It’s a Wonderful [Historical] Life!

Just in time for the holidays, the latest episode of HAI’s Reel History analyses the Christmas classic, It’s A Wonderful Life (1946). Archivist Katie DeFonzo and Historian Taylor Hefka dive deep into the montage that showcases how the town of Bedford Falls contributed to the war efforts during World War II.  Did the actors and the audience live through the same experience? Or is it Hollywood glitz, glamour, and a bit of sensationalism? Watch to learn more!





It’s an American holiday staple, Frank Capra’s 1946 classic, It’s a Wonderful Life. In terms of historical storytelling, this film intertwines fiction and reality. It captures the experience of life in a small town in the first half of the 20th century, and particularly during World War II. This film does something a little extra special. It marks the return of actor Jimmy Stewart to the silver screen after a stint in the military, while also tipping its hat to the servicemen and women in its audience. Let’s explore.

Our first glimpse is in this scene where the film lists all the ways someone could help in the war effort. Joseph, the omniscient narrator, described contributions from all the characters we have met throughout the first three decades in the film, regardless if they are the villain, such as Mr. Potter, or the heroes, such as the Bailey Brothers. The film shows how these characters put aside petty issues to focus their efforts on a larger global war. Essentially, with this brief montage, It’s a Wonderful Life celebrates the many different ways Americans contributed to the war effort as an homage and a thank you to the audience who lived it.

Let’s go through the numbers. About 18 million servicemen and women were in the military, 38% voluntarily enlisted. And according to the American Red Cross, as many as 7.5 million people volunteered throughout the war, raising funds, putting together care packages, and other necessary aid. And that’s not even to mention the scrap drives and other volunteer efforts during that period. So it’s fair to say many of the moving going audiences in the late forties could relate and feel good about some of the ways the movie acknowledged their work and sacrifice.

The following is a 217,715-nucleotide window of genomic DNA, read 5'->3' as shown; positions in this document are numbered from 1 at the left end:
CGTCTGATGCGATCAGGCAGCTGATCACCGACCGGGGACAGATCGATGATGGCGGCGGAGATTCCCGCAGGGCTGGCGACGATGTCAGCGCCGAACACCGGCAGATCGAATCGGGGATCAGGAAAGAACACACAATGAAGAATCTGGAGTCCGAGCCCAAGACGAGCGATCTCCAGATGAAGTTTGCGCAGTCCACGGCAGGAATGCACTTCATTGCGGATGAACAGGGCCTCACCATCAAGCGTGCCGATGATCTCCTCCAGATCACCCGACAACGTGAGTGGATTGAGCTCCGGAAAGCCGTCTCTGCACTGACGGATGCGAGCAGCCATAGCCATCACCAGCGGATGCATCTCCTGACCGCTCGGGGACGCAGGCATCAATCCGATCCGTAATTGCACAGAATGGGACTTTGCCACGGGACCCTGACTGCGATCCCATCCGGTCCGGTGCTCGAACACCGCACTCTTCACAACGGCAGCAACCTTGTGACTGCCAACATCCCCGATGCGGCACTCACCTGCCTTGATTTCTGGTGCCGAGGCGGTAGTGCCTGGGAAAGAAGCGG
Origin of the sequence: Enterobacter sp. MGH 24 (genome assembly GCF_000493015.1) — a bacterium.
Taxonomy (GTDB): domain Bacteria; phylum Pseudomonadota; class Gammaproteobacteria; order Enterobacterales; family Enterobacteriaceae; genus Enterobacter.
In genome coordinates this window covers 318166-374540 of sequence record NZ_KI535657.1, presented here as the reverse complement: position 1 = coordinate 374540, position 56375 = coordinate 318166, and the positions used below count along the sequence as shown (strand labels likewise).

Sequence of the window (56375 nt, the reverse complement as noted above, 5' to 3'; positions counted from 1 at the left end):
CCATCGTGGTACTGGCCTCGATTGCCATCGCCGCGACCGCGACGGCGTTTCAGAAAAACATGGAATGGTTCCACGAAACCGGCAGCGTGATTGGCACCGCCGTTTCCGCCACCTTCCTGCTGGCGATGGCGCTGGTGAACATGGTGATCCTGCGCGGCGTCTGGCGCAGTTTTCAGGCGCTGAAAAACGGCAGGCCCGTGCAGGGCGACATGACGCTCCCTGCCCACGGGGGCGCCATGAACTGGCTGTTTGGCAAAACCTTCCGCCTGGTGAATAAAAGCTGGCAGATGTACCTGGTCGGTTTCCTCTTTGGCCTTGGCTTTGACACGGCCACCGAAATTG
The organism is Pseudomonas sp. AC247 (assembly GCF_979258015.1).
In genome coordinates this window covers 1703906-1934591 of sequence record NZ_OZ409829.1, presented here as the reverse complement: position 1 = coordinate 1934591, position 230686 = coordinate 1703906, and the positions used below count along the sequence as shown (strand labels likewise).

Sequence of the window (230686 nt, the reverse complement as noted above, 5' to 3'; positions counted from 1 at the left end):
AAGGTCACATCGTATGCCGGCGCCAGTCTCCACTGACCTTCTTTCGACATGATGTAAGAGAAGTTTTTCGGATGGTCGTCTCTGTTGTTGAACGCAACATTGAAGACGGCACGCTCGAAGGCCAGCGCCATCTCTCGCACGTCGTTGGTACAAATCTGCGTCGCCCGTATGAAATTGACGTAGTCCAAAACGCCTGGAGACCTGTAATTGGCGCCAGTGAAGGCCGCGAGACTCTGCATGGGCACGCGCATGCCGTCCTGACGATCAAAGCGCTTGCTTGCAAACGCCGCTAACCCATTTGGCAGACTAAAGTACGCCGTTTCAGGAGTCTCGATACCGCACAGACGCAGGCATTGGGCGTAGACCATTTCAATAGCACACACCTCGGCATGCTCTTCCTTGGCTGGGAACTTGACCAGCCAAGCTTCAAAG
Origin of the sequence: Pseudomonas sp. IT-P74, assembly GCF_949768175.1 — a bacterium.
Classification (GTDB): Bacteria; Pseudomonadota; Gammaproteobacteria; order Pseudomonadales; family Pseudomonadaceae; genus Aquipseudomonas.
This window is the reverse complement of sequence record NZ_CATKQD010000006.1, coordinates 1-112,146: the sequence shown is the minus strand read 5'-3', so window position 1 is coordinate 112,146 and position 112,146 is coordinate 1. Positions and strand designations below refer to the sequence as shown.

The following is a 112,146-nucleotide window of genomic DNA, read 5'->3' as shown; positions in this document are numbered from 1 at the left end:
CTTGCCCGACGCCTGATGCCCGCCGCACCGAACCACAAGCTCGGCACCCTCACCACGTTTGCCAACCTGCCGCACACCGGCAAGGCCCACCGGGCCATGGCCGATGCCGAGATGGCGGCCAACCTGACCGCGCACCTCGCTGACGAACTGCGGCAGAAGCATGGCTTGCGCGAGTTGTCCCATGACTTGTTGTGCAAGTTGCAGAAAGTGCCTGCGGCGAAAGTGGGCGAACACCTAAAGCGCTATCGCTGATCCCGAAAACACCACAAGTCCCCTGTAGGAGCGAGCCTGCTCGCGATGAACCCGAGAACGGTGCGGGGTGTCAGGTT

As for the iconic performance of his lead actor, the film also shines a light on Jimmy Stewart’s particular experience in the war. Stewart was far from unknown in Hollywood when he stepped into the shoes of the film’s protagonist, the disheartened George Bailey. But looking at his filmography, you’ll notice a gap in his work from 1942 to 1945. And surprisingly, this was just after he received the Academy Award for 1940’s Philadelphia Story. He, like many of his generation, enlisted as a pilot in the Army Air Forces. Given his star power, Stewart took on a different type of role.

The military, specifically the Motion Picture Unit in the Army Corps, used Stewart as a recruitment tool. But he wasn’t just any Hollywood face for recruitment. As an older man, at the ripe age of 33, and with six years’ experience in flight training, he rose quickly through the ranks and was appointed Colonel by war’s end. With that said, his experience wasn’t exactly a Hollywood picture. Due to his seniority, he had the more somber task of writing home to families and forming them the loss of their loved ones. This certainly prepared him to play the father figure, George Bailey.

According to the biographer Robert Madsen, Stewart’s very own real struggles with PTSD and life and death pressures allowed him to relate deeply to the character of George, who confronts similar feelings of failure and inadequacy. Jimmy Stewart may have on the surface seemed more like George’s decorated war hero brother Harry, but choosing to return to this particular film and role seems to have allowed him to reflect more deeply on the emotional trauma tied to the elder Bailey brother and deliver one of his best known performances.

Not only did It’s a Wonderful Life mark a turning point in, and essentially the restart of Stewart’s career, it served as an example of how post-war films would need to confront head-on the devastating events of the previous few years, while also reflecting on the optimism that came with Victory. Other films that captured this include Christmas in Connecticut, Brewster’s Millions, and Battleground, all playing on a streaming service near you. Thanks for tuning in to HAI’s Real History.



About The Series: HAI’s Reel History is a video series analyzing the historicity of film, television, and video games. Through the lens of “What did this media get right?” rather than “What did it get wrong?”, the trained Historians and Archivists of HAI dive into the facts behind both your favorite films, shows, and games as well as more obscure media you’ll soon be itching to learn more about. We answer your most pressing questions about who, what, when, where, and how concerning media sources from the 1900s to today. “Did that really happen? Could it have happened that way? Where did they get that information? Is that really how Historians/Archivists/Researchers work?” The possibilities are endless!


Cosgrove, Ben, “Jimmy Stewart, 1945: A War Hero Comes Home,”

“How Does ‘It’s A Wonderful Life’ Reflect the Post-WWII Sentiment of 1946?.”

Matzen, Robert, Mission: Jimmy Stewart and the Fight for Europe. (Pittsburgh: GoodKnight, 2016)

Metz, Nina. “How Jimmy Stewart’s War Service Affected ‘It’s a Wonderful Life,’” Chicago Tribune, November 30, 2016.

“Research Starters: US Military by the Numbers,” The National World War II Museum – New Orleans.

Scott, Rachael. “How World War II Shaped ‘It’s a Wonderful Life,’” CNN, December 25, 2021.

Wilson, Christopher, “What ‘It’s a Wonderful Life’ Teaches Us About American History,”

“World War II and the Red Cross”

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